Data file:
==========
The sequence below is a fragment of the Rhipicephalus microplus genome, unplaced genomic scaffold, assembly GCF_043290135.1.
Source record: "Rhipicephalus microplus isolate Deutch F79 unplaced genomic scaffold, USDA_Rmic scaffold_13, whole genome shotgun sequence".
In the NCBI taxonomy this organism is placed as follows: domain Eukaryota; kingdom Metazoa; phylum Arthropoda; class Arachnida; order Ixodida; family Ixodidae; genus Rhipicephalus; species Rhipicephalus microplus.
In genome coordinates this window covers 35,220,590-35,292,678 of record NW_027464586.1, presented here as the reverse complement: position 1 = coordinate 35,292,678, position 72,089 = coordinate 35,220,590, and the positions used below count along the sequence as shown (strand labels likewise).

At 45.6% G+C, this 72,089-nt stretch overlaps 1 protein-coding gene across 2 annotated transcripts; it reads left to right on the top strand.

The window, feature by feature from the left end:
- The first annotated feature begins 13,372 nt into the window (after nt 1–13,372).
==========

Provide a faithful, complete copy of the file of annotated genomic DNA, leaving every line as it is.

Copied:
The sequence below is a fragment of the Rhipicephalus microplus genome, unplaced genomic scaffold, assembly GCF_043290135.1.
Source record: "Rhipicephalus microplus isolate Deutch F79 unplaced genomic scaffold, USDA_Rmic scaffold_13, whole genome shotgun sequence".
In the NCBI taxonomy this organism is placed as follows: domain Eukaryota; kingdom Metazoa; phylum Arthropoda; class Arachnida; order Ixodida; family Ixodidae; genus Rhipicephalus; species Rhipicephalus microplus.
In genome coordinates this window covers 35,220,590-35,292,678 of record NW_027464586.1, presented here as the reverse complement: position 1 = coordinate 35,292,678, position 72,089 = coordinate 35,220,590, and the positions used below count along the sequence as shown (strand labels likewise).

At 45.6% G+C, this 72,089-nt stretch overlaps 1 protein-coding gene across 2 annotated transcripts; it reads left to right on the top strand.

The window, feature by feature from the left end:
- The first annotated feature begins 13,372 nt into the window (after nt 1–13,372).